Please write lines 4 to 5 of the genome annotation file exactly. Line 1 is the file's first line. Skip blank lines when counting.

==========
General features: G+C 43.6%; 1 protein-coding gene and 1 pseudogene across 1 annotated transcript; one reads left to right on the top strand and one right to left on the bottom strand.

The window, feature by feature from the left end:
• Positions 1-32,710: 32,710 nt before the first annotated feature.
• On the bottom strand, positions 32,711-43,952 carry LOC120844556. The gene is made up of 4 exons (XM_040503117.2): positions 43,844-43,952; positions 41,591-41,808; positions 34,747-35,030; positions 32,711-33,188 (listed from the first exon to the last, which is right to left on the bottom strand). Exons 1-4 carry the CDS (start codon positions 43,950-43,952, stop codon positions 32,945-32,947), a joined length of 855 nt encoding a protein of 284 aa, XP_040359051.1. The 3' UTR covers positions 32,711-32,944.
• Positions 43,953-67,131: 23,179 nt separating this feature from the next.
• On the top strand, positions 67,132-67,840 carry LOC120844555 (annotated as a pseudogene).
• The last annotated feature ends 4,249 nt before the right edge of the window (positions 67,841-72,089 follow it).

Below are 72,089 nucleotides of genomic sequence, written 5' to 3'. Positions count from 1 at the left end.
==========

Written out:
• On the bottom strand, positions 32,711-43,952 carry LOC120844556. The gene is made up of 4 exons (XM_040503117.2): positions 43,844-43,952; positions 41,591-41,808; positions 34,747-35,030; positions 32,711-33,188 (listed from the first exon to the last, which is right to left on the bottom strand). Exons 1-4 carry the CDS (start codon positions 43,950-43,952, stop codon positions 32,945-32,947), a joined length of 855 nt encoding a protein of 284 aa, XP_040359051.1. The 3' UTR covers positions 32,711-32,944.
• Positions 43,953-67,131: 23,179 nt separating this feature from the next.